Intel’s Core i9-13900K/14900K CPUs are Getting Damaged due to Excessive Power Limits

Many high-end Intel CPUs are reportedly suffering from strange voltage/power-related crashes that eventually lead to chip failure. Most users have reported that lowering the frequency of the P-cores on the Core i9-13900K and 14900K reduces the frequency of the crashes. Unfortunately, the instability (in most cases) is due to physical damage and can’t be permanently fixed. The most you can do is slightly reduce the CPU voltage and the P-core clocks or opt for an RMA.

One of our Core i9-13900KF processors had a similar issue. At first, the crashes were random and sparse, but after a while, they became more frequent, leading to BSODs with the “IRQL_NOT_LESS_OR_EQUAL” and other random errors. All the errors had one thing in common: memory corruption or out-of-access memory access. The crash dump didn’t help, as every time a new application was responsible for addressing a kernel-level memory address it shouldn’t.

Removing one application after another led to the crashes being limited to system processes, including the Windows Defender. After a while, the above crash started occurring more regularly. We changed the motherboard, memory, and GPU to no avail. From what I can tell, the CPU’s PCIe link to the GPU has been compromised, causing errors whenever certain lanes are stressed.

Underclocking the CPU alleviates the issue, but it’s best to RMA before things worsen. Some reports claim that the performance-improving features leveraged by motherboard vendors are causing this issue. Hence, users are advised to disable any BIOS-level boosts, such as the ASUS Multicore Enhancement (MCE) and MSI’s one-click 6GHz overclock.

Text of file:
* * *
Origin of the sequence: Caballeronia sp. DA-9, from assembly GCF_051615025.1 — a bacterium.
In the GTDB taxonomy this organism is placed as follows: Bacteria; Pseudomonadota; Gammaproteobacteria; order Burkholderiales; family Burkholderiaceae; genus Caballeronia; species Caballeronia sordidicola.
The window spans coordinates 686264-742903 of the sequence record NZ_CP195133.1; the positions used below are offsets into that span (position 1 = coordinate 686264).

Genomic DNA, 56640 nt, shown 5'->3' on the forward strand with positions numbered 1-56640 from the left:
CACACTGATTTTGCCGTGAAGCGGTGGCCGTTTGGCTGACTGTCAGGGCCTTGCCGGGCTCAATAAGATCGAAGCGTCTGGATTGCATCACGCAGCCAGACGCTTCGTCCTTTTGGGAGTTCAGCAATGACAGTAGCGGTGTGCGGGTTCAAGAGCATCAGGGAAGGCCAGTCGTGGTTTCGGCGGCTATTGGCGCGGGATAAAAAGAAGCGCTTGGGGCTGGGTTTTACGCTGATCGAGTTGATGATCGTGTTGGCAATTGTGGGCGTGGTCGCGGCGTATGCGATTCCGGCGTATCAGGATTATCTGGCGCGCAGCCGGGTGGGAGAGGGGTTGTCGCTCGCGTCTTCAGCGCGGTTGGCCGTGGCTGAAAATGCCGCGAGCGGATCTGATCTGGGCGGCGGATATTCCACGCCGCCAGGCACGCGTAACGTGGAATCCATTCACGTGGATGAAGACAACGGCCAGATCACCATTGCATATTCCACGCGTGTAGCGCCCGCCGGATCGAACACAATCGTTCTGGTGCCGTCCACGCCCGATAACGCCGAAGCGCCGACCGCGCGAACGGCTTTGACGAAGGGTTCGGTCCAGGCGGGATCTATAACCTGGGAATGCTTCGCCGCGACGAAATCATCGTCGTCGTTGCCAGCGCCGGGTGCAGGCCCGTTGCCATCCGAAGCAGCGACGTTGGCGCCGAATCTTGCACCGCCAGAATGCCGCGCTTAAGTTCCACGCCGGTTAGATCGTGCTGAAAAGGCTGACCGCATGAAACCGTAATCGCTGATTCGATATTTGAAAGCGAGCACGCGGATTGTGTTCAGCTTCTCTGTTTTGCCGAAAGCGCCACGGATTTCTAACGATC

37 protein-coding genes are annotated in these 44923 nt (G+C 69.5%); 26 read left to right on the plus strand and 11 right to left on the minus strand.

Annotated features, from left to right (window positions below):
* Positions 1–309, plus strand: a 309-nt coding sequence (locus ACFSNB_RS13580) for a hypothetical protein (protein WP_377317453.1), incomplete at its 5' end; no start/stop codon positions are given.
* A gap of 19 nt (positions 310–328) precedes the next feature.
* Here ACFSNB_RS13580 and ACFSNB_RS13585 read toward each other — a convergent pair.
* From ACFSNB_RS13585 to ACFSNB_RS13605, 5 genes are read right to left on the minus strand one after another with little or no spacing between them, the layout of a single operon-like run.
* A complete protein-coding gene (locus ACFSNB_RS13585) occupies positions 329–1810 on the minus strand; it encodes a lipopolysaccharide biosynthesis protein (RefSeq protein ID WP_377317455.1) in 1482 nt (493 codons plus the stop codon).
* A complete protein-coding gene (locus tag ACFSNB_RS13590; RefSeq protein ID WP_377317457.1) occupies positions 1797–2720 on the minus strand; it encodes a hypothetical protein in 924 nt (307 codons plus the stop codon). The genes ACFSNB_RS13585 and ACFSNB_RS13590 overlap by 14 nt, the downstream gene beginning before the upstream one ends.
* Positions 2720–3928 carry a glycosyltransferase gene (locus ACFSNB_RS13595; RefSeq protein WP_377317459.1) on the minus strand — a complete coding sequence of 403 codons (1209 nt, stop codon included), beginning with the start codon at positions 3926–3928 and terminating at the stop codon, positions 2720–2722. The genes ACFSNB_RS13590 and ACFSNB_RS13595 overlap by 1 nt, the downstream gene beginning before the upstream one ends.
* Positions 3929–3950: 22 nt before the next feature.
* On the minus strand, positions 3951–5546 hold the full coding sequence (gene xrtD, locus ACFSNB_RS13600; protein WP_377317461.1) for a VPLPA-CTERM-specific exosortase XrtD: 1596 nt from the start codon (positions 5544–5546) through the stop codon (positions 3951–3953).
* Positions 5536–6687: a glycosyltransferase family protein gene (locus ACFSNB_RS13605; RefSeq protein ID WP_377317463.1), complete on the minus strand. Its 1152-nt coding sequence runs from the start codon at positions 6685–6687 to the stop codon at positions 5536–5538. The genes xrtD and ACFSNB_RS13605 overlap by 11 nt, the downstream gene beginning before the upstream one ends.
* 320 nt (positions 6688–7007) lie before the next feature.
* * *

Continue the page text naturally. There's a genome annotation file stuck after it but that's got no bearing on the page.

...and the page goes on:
These settings are supposedly pushing the CPU beyond its voltage/clock specs, leading to instability and/or permanent damage. Whatever the reason, in most cases, this manifests in crashes due to memory corruption, illegal memory accesses, or inadequate VRAM (even on high-end GPUs).

In addition, settings that affect the VRM, CPU core, and SoC voltages should be set to their Intel defaults. For ASUS motherboards, this means switching the SVID behavior to “Intel’s Fail Safe.” For Gigabyte, this refers to the “Normal” option in the Dynamic Vcore settings. The Load Line calibration setting aims to stabilize an overclocked CPU. It should do the same at stock settings.

MSI has a “CPU Core Voltage Mode” with “Compensation Mode” that can be selected to apply additional voltage to the CPU till it is stable. The “DigitALL Power” option controls the LLCC settings, and higher modes can potentially stabilize the system.

If the crashes return after a short reign of stability, you’re better off applying for an RMA than reapplying the abovementioned fixes. At least that’s what we did.

Via: Elchapuzasinformatico.

Areej Syed

Processors, PC gaming, and the past. I have written about computer hardware for over seven years with over 5000 published articles. I started during engineering college and haven't stopped since. On the side, I play RPGs like Baldur's Gate, Dragon Age, Mass Effect, Divinity, and Fallout. Contact: areejs12@hardwaretimes.com.
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